A free dispenser box for Signs of the Times, a Seventh-Day Adventist monthly, sits strategically outside the main entrance of the downtown Troy post office. The September issue's cover shows a smarmy looking character sporting a flag lapel pin -- albeit one with only stripes, not stars -- with one arm around a somewhat seedy looking priest who's wearing a "Vote" button and the other raised in a thumbs-up gesture. The smarmy guy is presumably some sort of politician, since the September cover story asks "Is God in Politics?" Inside, Loren Seibold offers a rapid summary of biblical political history, noting that God practised "hands-on" theocracy, albeit through human leaders like Moses, until the institution of a Hebrew monarchy. Since God anointed the first Hebrew kings, the idea of the divine right of kings "persisted for several millennia past the time when God was personally selecting and overseeing monarchs." Jesus proclaimed himself king of a realm "not of this world," forcing the question, "what should be our relationship to politics and earthly governments." Like many exegetes, Seibold looks to the episode of Caesar's Coin from the gospel of Mark for part of the answer. Explaining that what must be rendered unto God is "the people made in his image," Seibold states that "as long as cooperating with an earthly government doesn't interfere with your service to Him, there's no objection to paying taxes, favoring a candidate, or serving government in other ways."
Writing under the assumption that "Had Jesus felt that the best way to advance His message was to reform the government of Palestine, or even the Roman Empire itself, it was well within his power to do so," Seibold assumes that Jesus's mission was indifferent to politics. Noting the Apostle Paul's counsel that "Everyone must submit himself to the governing authorities," Seibold observes that Paul "didn't set a very good example," but still considers it a good idea for Christians not to "pick fights with secular authorities," since that means time wasted that could be spent better spreading the Gospel. However, Paul's example "show[s] that we aren't to compromise our faith for the sake of getting along."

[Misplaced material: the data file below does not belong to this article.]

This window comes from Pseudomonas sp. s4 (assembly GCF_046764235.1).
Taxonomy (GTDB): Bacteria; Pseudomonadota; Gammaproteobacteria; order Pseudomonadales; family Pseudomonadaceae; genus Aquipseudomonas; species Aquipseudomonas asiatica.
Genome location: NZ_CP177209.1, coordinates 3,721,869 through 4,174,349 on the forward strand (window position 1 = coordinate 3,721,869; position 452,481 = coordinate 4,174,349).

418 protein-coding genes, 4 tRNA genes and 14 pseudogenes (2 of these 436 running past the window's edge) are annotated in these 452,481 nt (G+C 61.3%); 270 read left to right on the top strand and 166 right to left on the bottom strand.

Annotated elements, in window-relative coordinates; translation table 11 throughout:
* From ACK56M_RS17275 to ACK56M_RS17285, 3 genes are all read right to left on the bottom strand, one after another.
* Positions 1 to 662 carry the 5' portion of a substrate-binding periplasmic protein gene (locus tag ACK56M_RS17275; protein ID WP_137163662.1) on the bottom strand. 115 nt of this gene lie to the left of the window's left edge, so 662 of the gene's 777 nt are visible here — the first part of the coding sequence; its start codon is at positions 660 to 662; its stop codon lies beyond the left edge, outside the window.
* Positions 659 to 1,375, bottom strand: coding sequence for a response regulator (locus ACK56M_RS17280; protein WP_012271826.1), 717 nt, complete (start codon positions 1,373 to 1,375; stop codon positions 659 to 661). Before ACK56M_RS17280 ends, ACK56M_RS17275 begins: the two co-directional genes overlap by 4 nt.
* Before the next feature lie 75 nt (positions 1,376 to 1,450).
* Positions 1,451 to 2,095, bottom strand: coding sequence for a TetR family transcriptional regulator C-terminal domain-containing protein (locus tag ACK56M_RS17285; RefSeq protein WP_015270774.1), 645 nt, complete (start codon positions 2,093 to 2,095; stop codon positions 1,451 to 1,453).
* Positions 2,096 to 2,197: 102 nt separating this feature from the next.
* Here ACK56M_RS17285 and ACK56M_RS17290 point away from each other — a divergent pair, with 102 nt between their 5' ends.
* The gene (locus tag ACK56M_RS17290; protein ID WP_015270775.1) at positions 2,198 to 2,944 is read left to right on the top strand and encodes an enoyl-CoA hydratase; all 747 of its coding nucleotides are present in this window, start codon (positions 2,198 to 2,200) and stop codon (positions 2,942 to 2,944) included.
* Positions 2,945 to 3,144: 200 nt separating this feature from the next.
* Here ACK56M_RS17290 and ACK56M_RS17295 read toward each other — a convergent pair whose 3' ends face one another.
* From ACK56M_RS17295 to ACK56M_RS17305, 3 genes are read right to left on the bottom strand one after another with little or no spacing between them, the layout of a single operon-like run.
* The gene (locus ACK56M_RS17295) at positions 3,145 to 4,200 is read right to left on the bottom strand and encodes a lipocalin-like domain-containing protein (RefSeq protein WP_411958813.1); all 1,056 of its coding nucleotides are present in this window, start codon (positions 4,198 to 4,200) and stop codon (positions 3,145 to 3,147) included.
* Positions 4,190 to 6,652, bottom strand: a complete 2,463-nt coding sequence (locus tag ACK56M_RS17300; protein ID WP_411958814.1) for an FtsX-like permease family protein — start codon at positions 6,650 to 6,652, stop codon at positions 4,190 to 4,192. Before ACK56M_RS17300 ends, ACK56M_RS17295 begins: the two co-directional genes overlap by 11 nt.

When might Christians be forced to choose between compromising their faith and fighting authority? Seibold is vague about this, steering clear of the hot-button subjects of concern to the Religious Right. Among the "tough choices" confronting believers, Seibold lists only "participation in a war" or observing the Sabbath at the risk of employment or education. For the most part, however, "Thanks to free democratic governments, many countries today let religious believers worship without interference." Readers might infer a quietist message here: as long as you're free to worship, don't make trouble and be grateful that you're not persecuted. Not that quietism is a bad thing; it's more likely what the Founders expected from the churches. Unfortunately, Seibold closes on a more disquieting note: "Interestingly, while some of the best governments on this earth are democracies, heaven will be a monarchy -- but with a perfect Monarch, One who knows how to make His subjects supremely happy." The only thing is, I don't know for whom this should be more disquieting: the secularists, who can dismiss it all as mythology, or the American right-wingers for whom this must look like the ultimate, eternal nightmare of the biggest government of them all.